An important element of the directive is that Member States can introduce a higher scope above €350 million in their national legislation or take further measures, should they so wish. The agreement also includes a review clause set at 4 years, which means that the provisions of the legislative text will have to be evaluated and possibly reviewed during the course of the next parliamentary mandate.

Member States will designate authorities in charge of enforcing the new rules, including the ability to impose fines and initiate investigations based on complaints. Confidentiality can be requested by parties filing a complaint, to address concerns about possible retaliation. The Commission will set up a coordination mechanism between enforcement authorities to enable the exchange of best practice.
THE EUROPEAN COMMITTEE OF THE REGIONS

- welcomes the Commission's initiative of establishing European legislation designed to combat unfair trading practices

- believes that this proposal provides a good foundation but that it is necessary to go further to protect farmers more effectively

- considers it necessary to include in this proposal for a directive a prohibition in principle of unfair trading practices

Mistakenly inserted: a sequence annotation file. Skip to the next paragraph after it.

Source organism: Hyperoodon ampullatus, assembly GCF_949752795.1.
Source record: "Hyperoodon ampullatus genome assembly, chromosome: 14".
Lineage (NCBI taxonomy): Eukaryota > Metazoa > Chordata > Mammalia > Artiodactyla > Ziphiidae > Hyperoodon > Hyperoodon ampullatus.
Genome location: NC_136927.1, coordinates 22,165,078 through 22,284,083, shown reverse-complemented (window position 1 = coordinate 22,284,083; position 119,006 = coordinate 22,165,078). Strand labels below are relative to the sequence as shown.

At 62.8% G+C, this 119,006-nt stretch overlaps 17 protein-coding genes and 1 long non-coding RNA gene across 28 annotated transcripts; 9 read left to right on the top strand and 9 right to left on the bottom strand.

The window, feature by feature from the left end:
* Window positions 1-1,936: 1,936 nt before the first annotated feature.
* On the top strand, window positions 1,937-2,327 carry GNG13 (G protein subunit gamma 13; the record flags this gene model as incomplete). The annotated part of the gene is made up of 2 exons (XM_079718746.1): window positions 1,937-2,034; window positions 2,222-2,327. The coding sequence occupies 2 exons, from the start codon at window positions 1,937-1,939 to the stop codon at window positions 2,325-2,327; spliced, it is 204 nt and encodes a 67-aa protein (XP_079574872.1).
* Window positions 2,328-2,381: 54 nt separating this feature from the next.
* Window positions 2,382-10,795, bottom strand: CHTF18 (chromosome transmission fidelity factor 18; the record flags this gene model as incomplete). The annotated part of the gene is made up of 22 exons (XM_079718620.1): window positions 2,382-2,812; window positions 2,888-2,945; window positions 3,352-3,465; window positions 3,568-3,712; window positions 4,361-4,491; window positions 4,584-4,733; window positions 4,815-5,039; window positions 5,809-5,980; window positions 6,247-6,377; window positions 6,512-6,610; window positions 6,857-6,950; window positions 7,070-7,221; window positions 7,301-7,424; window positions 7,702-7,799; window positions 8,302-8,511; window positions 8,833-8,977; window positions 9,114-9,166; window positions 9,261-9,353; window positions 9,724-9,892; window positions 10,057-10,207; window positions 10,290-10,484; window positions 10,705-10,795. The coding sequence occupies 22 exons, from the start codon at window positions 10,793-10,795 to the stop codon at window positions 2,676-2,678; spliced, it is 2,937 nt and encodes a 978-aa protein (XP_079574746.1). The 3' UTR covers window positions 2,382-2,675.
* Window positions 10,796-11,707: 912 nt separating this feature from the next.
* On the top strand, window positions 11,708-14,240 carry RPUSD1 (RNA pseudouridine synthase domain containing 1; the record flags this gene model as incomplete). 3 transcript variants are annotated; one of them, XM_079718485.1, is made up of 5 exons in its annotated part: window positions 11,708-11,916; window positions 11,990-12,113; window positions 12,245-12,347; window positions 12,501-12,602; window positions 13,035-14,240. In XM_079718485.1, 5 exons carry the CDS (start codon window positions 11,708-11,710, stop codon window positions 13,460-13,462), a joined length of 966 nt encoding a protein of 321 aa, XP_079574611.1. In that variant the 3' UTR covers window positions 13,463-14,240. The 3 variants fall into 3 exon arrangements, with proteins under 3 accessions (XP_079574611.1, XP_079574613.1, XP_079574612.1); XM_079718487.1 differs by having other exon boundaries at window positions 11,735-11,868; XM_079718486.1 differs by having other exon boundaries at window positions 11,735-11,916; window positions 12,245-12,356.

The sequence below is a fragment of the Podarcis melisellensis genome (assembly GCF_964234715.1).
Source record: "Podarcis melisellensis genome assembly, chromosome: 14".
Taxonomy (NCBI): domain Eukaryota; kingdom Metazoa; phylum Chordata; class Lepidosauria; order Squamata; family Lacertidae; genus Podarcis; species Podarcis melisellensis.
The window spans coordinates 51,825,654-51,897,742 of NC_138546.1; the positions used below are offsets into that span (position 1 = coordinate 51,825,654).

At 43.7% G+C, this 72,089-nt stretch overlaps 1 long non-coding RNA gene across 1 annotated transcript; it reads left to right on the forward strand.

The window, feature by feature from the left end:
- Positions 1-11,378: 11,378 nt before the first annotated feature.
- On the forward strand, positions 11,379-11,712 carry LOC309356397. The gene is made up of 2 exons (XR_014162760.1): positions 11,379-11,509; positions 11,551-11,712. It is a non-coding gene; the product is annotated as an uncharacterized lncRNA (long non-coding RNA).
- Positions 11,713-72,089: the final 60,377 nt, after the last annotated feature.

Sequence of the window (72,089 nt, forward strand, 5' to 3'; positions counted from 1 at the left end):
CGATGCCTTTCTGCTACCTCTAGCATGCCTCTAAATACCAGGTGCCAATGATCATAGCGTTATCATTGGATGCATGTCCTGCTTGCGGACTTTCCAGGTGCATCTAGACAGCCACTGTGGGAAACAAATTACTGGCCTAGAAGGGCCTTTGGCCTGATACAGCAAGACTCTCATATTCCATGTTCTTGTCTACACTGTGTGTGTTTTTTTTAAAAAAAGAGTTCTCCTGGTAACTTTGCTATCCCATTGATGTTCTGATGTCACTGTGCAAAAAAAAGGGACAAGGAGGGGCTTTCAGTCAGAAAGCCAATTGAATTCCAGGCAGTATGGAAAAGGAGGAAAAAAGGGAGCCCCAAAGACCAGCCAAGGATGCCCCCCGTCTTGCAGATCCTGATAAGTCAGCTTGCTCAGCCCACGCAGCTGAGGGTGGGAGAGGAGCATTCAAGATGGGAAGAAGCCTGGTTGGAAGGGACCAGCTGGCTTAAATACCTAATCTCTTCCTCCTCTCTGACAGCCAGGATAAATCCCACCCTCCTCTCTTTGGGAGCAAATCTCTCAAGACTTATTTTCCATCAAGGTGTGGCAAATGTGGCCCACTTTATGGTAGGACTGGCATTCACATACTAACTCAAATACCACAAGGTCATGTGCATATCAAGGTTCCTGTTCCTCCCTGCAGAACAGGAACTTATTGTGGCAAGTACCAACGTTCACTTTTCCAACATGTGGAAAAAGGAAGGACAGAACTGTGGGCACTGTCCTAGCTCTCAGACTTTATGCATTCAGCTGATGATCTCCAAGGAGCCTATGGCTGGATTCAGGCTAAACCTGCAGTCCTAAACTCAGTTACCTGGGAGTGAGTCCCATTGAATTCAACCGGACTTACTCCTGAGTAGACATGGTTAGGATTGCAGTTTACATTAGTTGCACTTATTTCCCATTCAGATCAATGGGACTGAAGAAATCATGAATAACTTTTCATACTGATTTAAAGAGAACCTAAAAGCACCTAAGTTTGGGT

- considers it necessary to broaden the scope of the proposal to cover all products and all operators

- considers it necessary to extend the list of prohibited unfair practices to include resale at a loss, and to punish purchases below production costs

- believes that this directive will not be enough to improve the situation of farmers unless the overall framework in which they operate is changed

- considers that, alongside this directive, it will also be necessary to make contractualisation attractive for producers, to introduce additional measures on price transparency, to tackle over-concentration of the distribution, agri-food and agri-supply sectors, and to develop fairer international trade relations in agriculture

Importance

High
Medium
Low
 

EU Agricultural Outlook conference

The EU Agricultural Outlook conference has now become the key annual gathering of European stakeholders willing to engage and discuss the future of agriculture in Europe and the challenges which lie ahead.

The fourth edition of the conference will be opened by Agriculture and Rural Development Commissioner, Phil Hogan.

Discussion on day one will involve high level panellists and will focus on digitisation and innovation in the farming sector but also on Africa.

The second day will focus on the outlook for EU agricultural markets (crops, biofuels, meat and dairy), presenting the latest report produced with the support of the Joint Research Centre (JRC). The outlook and the changes to be expected will be debated by a panel of experts.

Participants will include EU institutions, governments and international organisations, those involved in the food supply chain, market experts, academics, think tanks and civil society.

Mr Jacques Blanc, rapporteur of the opinion "Unfair trading practices in the food supply chain" will be participating.

 
06 Dec